Humanity is not headed into an I, Robot universe yet, but mankind has already seen the obsolescence of several of its previous vocations with the inception of some of its own inventions. The advent of more sophisticated technology is about to lead to yet another job crush. Travel agents, telegraph operators and check writers of the past can get ready to welcome the newest members of the unemployed ranks to their woebegone cluster on the metaphorical island of misfit careers.
Pharmacists will be replaced by robots. The next trip you take to the pharmacy may not be too different from your last, but the end of the pharmacist vocation is not too far off. Humans make errors; it is a simple fact, and much of a pharmacist’s job involves tedious, monotonous counting. Mistakes can be expensive to a pharmacy when a customer has received a prescription with too much, or too little medication. A study focused on the accuracy of dispensation in 50 pharmacies located in 6 different cities around the United States was published in 2003. A total of 4,481 prescriptions were filled, and 77 of the prescriptions had errors; of the 77 errors, 5 or 6.5 percent were found to be “clinically important.” The authors determined inaccuracy in the dispensation of prescriptions to be a problem on a “national level.”
A similar study conducted in the UK concluded that there are 4 errors and 22 near misses for every 10,000 dispensed prescriptions. When a life saving medication is dispensed just short of the right number to a person going on a trip, simple human error becomes a life-endangering problem. ScriptPro, a manufacturer of robotic prescription dispensing systems, claims that their machines are capable of dispensing up to 150 prescriptions in one hour with an accuracy rate of 99.7 percent. A future of prescription dispensing robots may not be free of errors, but the statistics show that they could be far less frequent.
Driving Miss Daisy may be a thing of the past as well, now that self-driving cars are slowly beginning to proliferate. While it may be true that driving is a privilege, and not a right; rush hour traffic always feels like the total raging opposite. Professional drivers will likely see the openings in their field begin to dwindle over the next decade as autonomous driving technology becomes more commonplace. Some employees of Google already have the luxury of being escorted to work in a self-driving car.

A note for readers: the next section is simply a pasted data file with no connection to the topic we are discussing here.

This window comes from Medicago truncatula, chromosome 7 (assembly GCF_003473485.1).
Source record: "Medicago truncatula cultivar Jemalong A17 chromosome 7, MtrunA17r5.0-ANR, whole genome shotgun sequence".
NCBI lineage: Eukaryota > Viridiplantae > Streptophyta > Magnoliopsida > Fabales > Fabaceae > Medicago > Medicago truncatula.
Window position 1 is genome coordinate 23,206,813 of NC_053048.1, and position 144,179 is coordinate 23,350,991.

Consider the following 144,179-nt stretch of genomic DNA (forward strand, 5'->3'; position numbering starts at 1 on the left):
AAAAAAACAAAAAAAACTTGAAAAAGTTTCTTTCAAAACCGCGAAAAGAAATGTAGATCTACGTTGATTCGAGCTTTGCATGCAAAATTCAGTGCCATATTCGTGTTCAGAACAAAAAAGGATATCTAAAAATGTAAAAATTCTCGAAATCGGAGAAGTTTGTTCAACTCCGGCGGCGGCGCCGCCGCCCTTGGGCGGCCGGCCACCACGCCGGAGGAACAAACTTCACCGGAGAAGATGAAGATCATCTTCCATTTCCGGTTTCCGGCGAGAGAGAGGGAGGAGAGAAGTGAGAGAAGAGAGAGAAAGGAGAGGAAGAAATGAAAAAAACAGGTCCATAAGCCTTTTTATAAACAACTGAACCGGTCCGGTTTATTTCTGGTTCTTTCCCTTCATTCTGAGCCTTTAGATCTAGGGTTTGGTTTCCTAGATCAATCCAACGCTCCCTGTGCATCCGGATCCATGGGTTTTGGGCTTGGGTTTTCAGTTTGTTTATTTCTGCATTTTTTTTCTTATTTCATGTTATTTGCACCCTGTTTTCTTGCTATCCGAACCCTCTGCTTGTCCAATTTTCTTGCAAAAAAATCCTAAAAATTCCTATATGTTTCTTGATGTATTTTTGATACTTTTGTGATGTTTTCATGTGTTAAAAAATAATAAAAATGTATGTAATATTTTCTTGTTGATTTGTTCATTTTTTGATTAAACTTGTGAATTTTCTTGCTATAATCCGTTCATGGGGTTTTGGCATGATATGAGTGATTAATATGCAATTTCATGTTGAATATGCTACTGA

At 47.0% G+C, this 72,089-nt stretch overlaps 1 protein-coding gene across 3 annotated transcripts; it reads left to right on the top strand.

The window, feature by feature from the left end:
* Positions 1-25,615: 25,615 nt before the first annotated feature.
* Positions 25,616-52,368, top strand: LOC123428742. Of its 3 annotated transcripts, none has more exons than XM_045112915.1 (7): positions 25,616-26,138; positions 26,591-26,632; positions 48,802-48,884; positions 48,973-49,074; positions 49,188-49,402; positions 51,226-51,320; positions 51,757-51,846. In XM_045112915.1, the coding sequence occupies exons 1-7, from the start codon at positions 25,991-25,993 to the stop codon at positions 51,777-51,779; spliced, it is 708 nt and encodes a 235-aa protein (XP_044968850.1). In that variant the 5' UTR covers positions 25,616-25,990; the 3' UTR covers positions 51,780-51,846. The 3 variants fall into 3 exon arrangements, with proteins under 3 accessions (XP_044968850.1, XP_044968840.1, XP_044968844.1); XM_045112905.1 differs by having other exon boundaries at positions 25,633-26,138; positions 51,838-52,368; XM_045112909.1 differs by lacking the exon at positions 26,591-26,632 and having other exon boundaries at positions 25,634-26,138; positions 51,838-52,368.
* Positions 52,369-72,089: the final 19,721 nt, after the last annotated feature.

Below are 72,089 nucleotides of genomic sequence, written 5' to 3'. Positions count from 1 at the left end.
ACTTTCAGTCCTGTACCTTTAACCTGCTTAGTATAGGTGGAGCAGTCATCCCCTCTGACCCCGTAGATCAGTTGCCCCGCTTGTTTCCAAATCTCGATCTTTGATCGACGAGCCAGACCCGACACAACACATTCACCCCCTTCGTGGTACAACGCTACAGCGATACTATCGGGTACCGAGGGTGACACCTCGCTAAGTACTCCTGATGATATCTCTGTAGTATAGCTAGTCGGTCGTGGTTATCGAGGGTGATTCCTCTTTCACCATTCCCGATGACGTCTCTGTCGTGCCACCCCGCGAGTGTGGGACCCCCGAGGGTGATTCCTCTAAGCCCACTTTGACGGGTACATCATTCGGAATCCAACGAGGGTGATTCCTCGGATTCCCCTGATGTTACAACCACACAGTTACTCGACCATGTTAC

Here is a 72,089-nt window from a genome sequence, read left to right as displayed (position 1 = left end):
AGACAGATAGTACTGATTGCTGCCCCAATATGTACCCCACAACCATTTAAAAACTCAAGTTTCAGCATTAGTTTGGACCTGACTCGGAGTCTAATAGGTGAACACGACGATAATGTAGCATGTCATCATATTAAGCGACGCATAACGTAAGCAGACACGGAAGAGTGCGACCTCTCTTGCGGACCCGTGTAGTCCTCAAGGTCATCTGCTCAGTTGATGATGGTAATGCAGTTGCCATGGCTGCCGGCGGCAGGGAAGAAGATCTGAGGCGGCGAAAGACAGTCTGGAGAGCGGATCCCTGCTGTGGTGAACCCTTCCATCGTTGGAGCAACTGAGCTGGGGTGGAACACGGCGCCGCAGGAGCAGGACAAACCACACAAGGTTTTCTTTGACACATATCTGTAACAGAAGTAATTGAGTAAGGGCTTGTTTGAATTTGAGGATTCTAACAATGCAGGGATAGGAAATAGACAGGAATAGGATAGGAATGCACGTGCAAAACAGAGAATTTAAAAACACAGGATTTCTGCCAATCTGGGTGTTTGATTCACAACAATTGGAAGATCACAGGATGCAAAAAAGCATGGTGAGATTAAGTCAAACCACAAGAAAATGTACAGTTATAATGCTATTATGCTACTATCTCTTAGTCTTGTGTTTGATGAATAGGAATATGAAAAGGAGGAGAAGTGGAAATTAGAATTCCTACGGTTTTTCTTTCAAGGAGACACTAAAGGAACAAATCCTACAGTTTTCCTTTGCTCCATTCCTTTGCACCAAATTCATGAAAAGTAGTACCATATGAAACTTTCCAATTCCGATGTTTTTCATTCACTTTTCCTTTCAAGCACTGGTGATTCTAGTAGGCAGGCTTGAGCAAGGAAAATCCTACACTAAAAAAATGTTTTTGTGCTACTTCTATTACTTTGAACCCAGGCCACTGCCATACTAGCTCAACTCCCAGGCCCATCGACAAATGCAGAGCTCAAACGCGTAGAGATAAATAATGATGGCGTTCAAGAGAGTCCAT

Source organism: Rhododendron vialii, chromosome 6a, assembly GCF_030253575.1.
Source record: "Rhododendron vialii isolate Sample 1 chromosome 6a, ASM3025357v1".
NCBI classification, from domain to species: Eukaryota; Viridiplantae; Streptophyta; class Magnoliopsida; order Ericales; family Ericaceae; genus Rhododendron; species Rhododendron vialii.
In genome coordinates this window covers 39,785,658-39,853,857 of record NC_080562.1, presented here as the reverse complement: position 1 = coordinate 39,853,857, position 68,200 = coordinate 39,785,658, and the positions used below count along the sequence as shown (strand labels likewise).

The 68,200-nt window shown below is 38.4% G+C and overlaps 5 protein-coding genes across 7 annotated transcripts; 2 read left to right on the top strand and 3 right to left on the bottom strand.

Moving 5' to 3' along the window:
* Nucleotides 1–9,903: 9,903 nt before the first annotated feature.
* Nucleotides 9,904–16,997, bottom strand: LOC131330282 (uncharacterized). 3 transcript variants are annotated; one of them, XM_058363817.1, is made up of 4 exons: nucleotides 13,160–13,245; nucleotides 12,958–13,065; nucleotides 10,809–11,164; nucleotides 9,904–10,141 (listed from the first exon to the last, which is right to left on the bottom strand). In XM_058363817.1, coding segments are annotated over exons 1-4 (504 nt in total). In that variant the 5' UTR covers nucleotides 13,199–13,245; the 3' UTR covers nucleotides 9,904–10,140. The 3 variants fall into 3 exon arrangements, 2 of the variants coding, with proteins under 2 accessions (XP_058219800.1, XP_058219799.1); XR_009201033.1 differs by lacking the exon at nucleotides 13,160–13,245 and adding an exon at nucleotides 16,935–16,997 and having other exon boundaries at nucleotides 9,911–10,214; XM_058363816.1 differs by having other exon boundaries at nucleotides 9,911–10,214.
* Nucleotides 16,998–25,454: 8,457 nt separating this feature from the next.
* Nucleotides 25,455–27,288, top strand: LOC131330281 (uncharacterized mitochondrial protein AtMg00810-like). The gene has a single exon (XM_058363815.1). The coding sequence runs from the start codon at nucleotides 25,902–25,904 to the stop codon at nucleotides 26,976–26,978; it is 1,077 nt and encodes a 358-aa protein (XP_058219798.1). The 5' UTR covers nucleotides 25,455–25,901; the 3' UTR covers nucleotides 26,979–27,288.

Some of the large manufacturers that are already working on developing the technology are, Audi, BMW (Bavarian Motor Works), Volvo, and Nissan. Volvo is aiming at 2020 for the release of a commercially available version of their fully autonomous car, while a more primitive version of the technology is currently available in their 2013 S60.
The idea that robots could replace astronauts is a heart-breaking notion to any child who dreams of going into space, but the fact remains that trips into space can be taxing on the human body. The life threatening risks that accompany even a single space-walk are numerous, and long stints away from the Earth can have a profoundly negative affect on human physiology. The lethal duration in space varies from person to person based on gender and stature, but a matter of months in space can mean a decrease in bone density, heart size, muscle loss, and increased incidents of cancer due to radiation exposure. A human astronaut needs drugs to function on a reasonably comfortable level, whereas the robot does not have circadian rhythms or an equilibrium to be concerned with. NASA launched Robonaut 2 into space in 2011, where it has remained on the ISS (International Space Station).
Taking a night out can be expensive for parents. After making sure that there’s an accessible, child-friendly meal in the fridge, there’s the price of dining out in addition to the added expenses of gas, and other activities; and of course, hiring the neighbor kid from down the street. A job that was once left to dogs, family members and neighbors, is now going to the machines. Nanny and babysitting robots are now on the market. These sophisticated automatons are capable of recognizing faces, making conversation, sending text messages and keeping track of children. Shenyang Siasun Robot & Automation Co. Ltd introduced the Family Nanny Robot in 2010.
The tollbooth attendant has been on its way out and suffering for years. EZ Pass and automated counting machines have replaced many jobs already; and they do not mind the hours of confinement. California cut hundreds of toll-collector jobs in 2012, and toll collectors in New Jersey have been fighting against losing their jobs in waves since last year.
“Apple Genius,” hacker, and social media strategists are all titles that did not exist one century ago; as the old saying goes, “when one door closes, another opens.” These new technologies may alter paradigms and replace jobs that were once taken by humans, but the changes will likely bring another wave of brand new jobs for humans. The postal service workers, telephone operators, and photo technicians of yesterday could be replaced by the 3D printer operators, robot maintenance specialists, and food chemists of tomorrow.
By Faye Barton